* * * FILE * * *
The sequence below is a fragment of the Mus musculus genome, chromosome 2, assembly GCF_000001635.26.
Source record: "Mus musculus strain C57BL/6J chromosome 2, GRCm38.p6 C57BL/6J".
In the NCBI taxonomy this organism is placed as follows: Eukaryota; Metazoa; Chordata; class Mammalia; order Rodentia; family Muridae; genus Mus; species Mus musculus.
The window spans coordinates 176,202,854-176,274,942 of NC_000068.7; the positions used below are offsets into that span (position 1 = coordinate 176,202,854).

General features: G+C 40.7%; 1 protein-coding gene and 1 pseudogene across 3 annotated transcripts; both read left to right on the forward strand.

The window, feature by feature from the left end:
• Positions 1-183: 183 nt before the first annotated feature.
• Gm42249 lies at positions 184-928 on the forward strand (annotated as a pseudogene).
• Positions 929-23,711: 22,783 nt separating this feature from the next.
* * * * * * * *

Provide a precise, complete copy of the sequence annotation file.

The sequence below is a fragment of the Mus musculus genome, chromosome 2, assembly GCF_000001635.26.
Source record: "Mus musculus strain C57BL/6J chromosome 2, GRCm38.p6 C57BL/6J".
In the NCBI taxonomy this organism is placed as follows: Eukaryota; Metazoa; Chordata; class Mammalia; order Rodentia; family Muridae; genus Mus; species Mus musculus.
The window spans coordinates 176,202,854-176,274,942 of NC_000068.7; the positions used below are offsets into that span (position 1 = coordinate 176,202,854).

General features: G+C 40.7%; 1 protein-coding gene and 1 pseudogene across 3 annotated transcripts; both read left to right on the forward strand.

The window, feature by feature from the left end:
• Positions 1-183: 183 nt before the first annotated feature.
• Gm42249 lies at positions 184-928 on the forward strand (annotated as a pseudogene).
• Positions 929-23,711: 22,783 nt separating this feature from the next.